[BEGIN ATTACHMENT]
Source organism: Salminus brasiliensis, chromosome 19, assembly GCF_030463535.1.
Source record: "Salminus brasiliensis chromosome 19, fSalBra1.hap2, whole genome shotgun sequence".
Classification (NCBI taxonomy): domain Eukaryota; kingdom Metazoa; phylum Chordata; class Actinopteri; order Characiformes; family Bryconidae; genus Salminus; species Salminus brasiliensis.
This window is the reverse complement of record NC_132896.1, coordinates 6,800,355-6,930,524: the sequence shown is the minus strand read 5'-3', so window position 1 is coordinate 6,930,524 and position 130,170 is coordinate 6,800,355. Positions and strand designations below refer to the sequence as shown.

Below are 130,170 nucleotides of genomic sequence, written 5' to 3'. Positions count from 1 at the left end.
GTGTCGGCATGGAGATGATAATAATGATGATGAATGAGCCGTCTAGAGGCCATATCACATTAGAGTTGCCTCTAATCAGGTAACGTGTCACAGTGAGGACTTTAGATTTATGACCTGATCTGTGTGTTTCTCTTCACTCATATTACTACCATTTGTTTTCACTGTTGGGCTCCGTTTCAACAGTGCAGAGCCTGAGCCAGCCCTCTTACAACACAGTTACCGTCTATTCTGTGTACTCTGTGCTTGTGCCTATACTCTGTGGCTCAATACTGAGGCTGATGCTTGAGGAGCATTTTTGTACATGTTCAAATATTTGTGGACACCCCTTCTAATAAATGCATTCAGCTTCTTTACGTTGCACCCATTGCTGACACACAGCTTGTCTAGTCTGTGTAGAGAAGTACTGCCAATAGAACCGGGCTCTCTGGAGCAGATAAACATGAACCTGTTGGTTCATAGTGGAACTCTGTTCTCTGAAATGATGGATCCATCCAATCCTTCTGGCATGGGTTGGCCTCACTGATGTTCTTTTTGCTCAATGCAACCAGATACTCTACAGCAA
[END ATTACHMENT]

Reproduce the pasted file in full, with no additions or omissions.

Source organism: Salminus brasiliensis, chromosome 19, assembly GCF_030463535.1.
Source record: "Salminus brasiliensis chromosome 19, fSalBra1.hap2, whole genome shotgun sequence".
Classification (NCBI taxonomy): domain Eukaryota; kingdom Metazoa; phylum Chordata; class Actinopteri; order Characiformes; family Bryconidae; genus Salminus; species Salminus brasiliensis.
This window is the reverse complement of record NC_132896.1, coordinates 6,800,355-6,930,524: the sequence shown is the minus strand read 5'-3', so window position 1 is coordinate 6,930,524 and position 130,170 is coordinate 6,800,355. Positions and strand designations below refer to the sequence as shown.

Below are 130,170 nucleotides of genomic sequence, written 5' to 3'. Positions count from 1 at the left end.
GTGTCGGCATGGAGATGATAATAATGATGATGAATGAGCCGTCTAGAGGCCATATCACATTAGAGTTGCCTCTAATCAGGTAACGTGTCACAGTGAGGACTTTAGATTTATGACCTGATCTGTGTGTTTCTCTTCACTCATATTACTACCATTTGTTTTCACTGTTGGGCTCCGTTTCAACAGTGCAGAGCCTGAGCCAGCCCTCTTACAACACAGTTACCGTCTATTCTGTGTACTCTGTGCTTGTGCCTATACTCTGTGGCTCAATACTGAGGCTGATGCTTGAGGAGCATTTTTGTACATGTTCAAATATTTGTGGACACCCCTTCTAATAAATGCATTCAGCTTCTTTACGTTGCACCCATTGCTGACACACAGCTTGTCTAGTCTGTGTAGAGAAGTACTGCCAATAGAACCGGGCTCTCTGGAGCAGATAAACATGAACCTGTTGGTTCATAGTGGAACTCTGTTCTCTGAAATGATGGATCCATCCAATCCTTCTGGCATGGGTTGGCCTCACTGATGTTCTTTTTGCTCAATGCAACCAGATACTCTACAGCAA